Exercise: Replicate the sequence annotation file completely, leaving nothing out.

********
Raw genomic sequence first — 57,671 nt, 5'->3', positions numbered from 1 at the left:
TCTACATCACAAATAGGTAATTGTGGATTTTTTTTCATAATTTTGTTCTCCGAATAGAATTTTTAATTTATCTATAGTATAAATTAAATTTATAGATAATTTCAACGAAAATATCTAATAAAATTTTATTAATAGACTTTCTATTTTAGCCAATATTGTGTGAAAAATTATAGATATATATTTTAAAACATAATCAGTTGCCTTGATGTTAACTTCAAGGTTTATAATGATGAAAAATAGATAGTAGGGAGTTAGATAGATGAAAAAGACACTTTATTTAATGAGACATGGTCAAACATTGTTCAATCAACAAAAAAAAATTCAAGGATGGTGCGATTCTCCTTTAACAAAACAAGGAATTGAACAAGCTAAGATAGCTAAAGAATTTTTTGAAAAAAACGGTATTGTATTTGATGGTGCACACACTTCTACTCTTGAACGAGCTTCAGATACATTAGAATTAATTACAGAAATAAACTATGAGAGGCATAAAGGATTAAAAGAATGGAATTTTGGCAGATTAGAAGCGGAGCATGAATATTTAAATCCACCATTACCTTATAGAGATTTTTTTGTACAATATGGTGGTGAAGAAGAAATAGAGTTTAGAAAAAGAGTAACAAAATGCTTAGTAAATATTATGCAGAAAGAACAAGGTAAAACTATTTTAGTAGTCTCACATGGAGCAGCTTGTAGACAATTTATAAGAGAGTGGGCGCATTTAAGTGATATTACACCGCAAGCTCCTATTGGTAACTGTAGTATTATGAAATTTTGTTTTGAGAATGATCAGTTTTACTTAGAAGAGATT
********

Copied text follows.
Raw genomic sequence first — 57,671 nt, 5'->3', positions numbered from 1 at the left:
TCTACATCACAAATAGGTAATTGTGGATTTTTTTTCATAATTTTGTTCTCCGAATAGAATTTTTAATTTATCTATAGTATAAATTAAATTTATAGATAATTTCAACGAAAATATCTAATAAAATTTTATTAATAGACTTTCTATTTTAGCCAATATTGTGTGAAAAATTATAGATATATATTTTAAAACATAATCAGTTGCCTTGATGTTAACTTCAAGGTTTATAATGATGAAAAATAGATAGTAGGGAGTTAGATAGATGAAAAAGACACTTTATTTAATGAGACATGGTCAAACATTGTTCAATCAACAAAAAAAAATTCAAGGATGGTGCGATTCTCCTTTAACAAAACAAGGAATTGAACAAGCTAAGATAGCTAAAGAATTTTTTGAAAAAAACGGTATTGTATTTGATGGTGCACACACTTCTACTCTTGAACGAGCTTCAGATACATTAGAATTAATTACAGAAATAAACTATGAGAGGCATAAAGGATTAAAAGAATGGAATTTTGGCAGATTAGAAGCGGAGCATGAATATTTAAATCCACCATTACCTTATAGAGATTTTTTTGTACAATATGGTGGTGAAGAAGAAATAGAGTTTAGAAAAAGAGTAACAAAATGCTTAGTAAATATTATGCAGAAAGAACAAGGTAAAACTATTTTAGTAGTCTCACATGGAGCAGCTTGTAGACAATTTATAAGAGAGTGGGCGCATTTAAGTGATATTACACCGCAAGCTCCTATTGGTAACTGTAGTATTATGAAATTTTGTTTTGAGAATGATCAGTTTTACTTAGAAGAGATT